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The Mekons most people are familiar with was one of the great second-wave punk bands of the early '80s. Along with bands like the Gang of Four (who, like the Mekons formed at Leeds University), The Ex, and The Fall, the Mekons married the independence and power of Sex Pistols- and The Clash-style punk rock with avant-garde experimentation, artiness, and politics. But more than anything else, the early Mekons were distinguished by their riotous live performances, their infectious enthusiasm, and their joyous adventurism. After the 1979 release of their amateurish, lo-fi, somewhat abrasive debut album, The Quality of Mercy Is Not Strnen, the Mekons soon became more accomplished as a band.

After releasing a handful of wild post-punk rave-ups, the Mekons abruptly switched gears with 1985's lovely Fear and Whiskey, a ragged countrified record more informed by the legacies of Hank Williams and Gram Parsons than of Joe Strummer and Johnny Rotten. Since then, the Mekons have experimented with a wide range of musical idioms, playing everything from political punk to stark country music to guitar-happy pub rock to synth pop to elegiac folk. Their lineup has changed considerably, with only co-frontmen Jon Langford and guitarist Tom Greenhalgh remaining from the band's earlier incarnation, but there's still a kind of slaphappy elegance to their sound which makes them utterly distinctive.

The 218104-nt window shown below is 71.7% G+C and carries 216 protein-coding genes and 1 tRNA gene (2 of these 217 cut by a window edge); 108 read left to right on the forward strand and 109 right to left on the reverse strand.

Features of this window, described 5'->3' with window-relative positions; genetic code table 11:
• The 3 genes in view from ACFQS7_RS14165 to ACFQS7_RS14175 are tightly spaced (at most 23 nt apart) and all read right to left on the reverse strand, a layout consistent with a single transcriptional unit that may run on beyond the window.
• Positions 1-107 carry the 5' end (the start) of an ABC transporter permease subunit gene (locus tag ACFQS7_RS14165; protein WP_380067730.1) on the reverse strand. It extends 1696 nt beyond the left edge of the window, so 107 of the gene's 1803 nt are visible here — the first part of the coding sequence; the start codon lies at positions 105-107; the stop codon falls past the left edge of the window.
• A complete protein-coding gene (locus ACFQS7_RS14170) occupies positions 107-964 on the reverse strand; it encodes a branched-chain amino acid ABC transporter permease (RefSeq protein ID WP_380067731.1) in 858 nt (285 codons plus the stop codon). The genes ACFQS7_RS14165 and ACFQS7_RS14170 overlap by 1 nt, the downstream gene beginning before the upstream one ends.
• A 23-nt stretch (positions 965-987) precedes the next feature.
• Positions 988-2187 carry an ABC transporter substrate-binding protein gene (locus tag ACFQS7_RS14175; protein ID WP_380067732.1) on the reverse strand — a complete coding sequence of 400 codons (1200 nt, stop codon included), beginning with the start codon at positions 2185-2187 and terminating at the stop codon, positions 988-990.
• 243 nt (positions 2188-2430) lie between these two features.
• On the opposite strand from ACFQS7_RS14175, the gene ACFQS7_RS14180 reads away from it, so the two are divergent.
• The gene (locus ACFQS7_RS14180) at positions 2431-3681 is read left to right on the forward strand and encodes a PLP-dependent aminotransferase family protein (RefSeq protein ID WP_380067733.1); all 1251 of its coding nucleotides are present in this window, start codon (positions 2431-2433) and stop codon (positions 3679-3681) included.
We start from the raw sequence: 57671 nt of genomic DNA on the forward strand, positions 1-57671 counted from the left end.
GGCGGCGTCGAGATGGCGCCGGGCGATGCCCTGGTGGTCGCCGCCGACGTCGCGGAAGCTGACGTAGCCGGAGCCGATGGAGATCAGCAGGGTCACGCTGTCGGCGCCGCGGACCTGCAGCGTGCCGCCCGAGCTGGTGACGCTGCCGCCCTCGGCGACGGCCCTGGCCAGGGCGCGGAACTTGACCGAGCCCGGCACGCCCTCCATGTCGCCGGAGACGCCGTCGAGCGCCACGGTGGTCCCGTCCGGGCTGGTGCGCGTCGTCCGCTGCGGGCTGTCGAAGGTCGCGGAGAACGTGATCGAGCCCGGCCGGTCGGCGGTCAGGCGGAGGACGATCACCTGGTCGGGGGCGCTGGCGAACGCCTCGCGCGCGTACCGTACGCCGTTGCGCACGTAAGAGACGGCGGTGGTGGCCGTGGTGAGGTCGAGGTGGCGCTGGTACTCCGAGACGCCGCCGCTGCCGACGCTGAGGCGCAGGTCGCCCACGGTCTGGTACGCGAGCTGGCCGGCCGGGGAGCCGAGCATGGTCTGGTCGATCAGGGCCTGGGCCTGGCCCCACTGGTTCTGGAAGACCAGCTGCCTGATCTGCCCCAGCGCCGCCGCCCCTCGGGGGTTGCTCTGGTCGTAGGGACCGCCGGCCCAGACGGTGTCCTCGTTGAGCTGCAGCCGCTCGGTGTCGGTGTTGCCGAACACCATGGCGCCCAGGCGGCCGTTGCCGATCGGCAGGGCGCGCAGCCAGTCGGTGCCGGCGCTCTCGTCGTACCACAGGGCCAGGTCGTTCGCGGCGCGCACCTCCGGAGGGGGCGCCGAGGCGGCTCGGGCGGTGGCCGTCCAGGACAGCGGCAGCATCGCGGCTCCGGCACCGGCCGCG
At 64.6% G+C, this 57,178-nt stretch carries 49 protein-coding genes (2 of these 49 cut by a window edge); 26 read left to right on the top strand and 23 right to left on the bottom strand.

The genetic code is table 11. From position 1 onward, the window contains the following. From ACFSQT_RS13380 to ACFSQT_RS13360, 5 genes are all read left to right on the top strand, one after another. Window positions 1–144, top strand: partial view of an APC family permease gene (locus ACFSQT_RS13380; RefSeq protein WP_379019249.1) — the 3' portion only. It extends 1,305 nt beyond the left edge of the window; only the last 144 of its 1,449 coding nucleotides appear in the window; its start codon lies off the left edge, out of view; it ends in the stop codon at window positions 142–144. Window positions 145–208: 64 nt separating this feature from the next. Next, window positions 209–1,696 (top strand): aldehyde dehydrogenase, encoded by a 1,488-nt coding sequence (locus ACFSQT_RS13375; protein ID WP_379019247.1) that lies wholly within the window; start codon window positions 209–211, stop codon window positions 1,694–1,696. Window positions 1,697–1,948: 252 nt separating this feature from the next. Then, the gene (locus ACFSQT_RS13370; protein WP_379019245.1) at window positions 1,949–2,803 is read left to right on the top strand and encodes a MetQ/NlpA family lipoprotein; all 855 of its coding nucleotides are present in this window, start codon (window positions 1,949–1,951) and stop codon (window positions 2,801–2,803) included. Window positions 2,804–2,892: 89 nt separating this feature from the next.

In 1991, Langford and singer Sally Timms moved to Chicago, and have since enjoyed a fruitful relationship with Quarterstick Records, putting out half a dozen albums. Journey to the End of the Night -- featuring "Last Night on Earth" -- is a somber, folksy affair full of accordions, fiddles, harmonicas, autoharps, and ragged group vocals. It has the intimate, melancholy feeling of a group of lifelong friends chewing over some of life's conundrums in a rented cabin somewhere far away from the city -- a little drunk, a little sad, a little sleepy. Their most recent album, OOOH! ("Out of Our Heads") was a celebration of the band's 25th anniversary and introduced four-part vocal harmonizations featuring Sally Timms, Tom Greenhalgh, Jon Langford, and Rico Bell. The Mekons couldn't sound much more different than they did a quarter of a century ago, but they remain a powerful, emotive rock band.